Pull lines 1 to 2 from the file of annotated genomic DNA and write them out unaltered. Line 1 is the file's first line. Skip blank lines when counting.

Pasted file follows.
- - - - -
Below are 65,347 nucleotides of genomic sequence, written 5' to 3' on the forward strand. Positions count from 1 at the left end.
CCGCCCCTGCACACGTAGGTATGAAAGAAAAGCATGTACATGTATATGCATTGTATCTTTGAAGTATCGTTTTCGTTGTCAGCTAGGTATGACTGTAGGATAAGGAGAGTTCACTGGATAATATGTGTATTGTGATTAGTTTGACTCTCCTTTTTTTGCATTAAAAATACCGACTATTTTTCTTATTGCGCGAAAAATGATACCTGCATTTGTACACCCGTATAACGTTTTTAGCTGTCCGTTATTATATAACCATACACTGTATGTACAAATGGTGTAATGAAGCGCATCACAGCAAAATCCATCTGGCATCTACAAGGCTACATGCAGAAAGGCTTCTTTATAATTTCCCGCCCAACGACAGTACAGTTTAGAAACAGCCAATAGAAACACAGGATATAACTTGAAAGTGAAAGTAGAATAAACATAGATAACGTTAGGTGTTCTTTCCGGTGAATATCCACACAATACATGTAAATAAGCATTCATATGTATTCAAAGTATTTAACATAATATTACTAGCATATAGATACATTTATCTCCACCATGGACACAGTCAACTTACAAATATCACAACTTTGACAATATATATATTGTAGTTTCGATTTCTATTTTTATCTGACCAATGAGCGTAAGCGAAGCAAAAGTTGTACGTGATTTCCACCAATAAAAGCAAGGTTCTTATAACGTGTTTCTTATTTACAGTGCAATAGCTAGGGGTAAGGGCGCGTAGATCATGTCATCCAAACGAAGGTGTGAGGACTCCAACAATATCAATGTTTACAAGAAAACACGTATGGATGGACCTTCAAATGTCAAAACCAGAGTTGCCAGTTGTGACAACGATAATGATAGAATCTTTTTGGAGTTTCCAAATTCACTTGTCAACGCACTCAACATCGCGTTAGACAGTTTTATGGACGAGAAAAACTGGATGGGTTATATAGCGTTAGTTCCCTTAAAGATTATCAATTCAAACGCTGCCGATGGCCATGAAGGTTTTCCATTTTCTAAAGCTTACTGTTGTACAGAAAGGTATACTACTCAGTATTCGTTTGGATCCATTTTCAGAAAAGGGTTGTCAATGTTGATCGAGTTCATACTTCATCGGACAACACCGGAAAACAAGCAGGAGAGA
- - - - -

Below are 65,347 nucleotides of genomic sequence, written 5' to 3' on the forward strand. Positions count from 1 at the left end.
CCGCCCCTGCACACGTAGGTATGAAAGAAAAGCATGTACATGTATATGCATTGTATCTTTGAAGTATCGTTTTCGTTGTCAGCTAGGTATGACTGTAGGATAAGGAGAGTTCACTGGATAATATGTGTATTGTGATTAGTTTGACTCTCCTTTTTTTGCATTAAAAATACCGACTATTTTTCTTATTGCGCGAAAAATGATACCTGCATTTGTACACCCGTATAACGTTTTTAGCTGTCCGTTATTATATAACCATACACTGTATGTACAAATGGTGTAATGAAGCGCATCACAGCAAAATCCATCTGGCATCTACAAGGCTACATGCAGAAAGGCTTCTTTATAATTTCCCGCCCAACGACAGTACAGTTTAGAAACAGCCAATAGAAACACAGGATATAACTTGAAAGTGAAAGTAGAATAAACATAGATAACGTTAGGTGTTCTTTCCGGTGAATATCCACACAATACATGTAAATAAGCATTCATATGTATTCAAAGTATTTAACATAATATTACTAGCATATAGATACATTTATCTCCACCATGGACACAGTCAACTTACAAATATCACAACTTTGACAATATATATATTGTAGTTTCGATTTCTATTTTTATCTGACCAATGAGCGTAAGCGAAGCAAAAGTTGTACGTGATTTCCACCAATAAAAGCAAGGTTCTTATAACGTGTTTCTTATTTACAGTGCAATAGCTAGGGGTAAGGGCGCGTAGATCATGTCATCCAAACGAAGGTGTGAGGACTCCAACAATATCAATGTTTACAAGAAAACACGTATGGATGGACCTTCAAATGTCAAAACCAGAGTTGCCAGTTGTGACAACGATAATGATAGAATCTTTTTGGAGTTTCCAAATTCACTTGTCAACGCACTCAACATCGCGTTAGACAGTTTTATGGACGAGAAAAACTGGATGGGTTATATAGCGTTAGTTCCCTTAAAGATTATCAATTCAAACGCTGCCGATGGCCATGAAGGTTTTCCATTTTCTAAAGCTTACTGTTGTACAGAAAGGTATACTACTCAGTATTCGTTTGGATCCATTTTCAGAAAAGGGTTGTCAATGTTGATCGAGTTCATACTTCATCGGACAACACCGGAAAACAAGCAGGAGAGA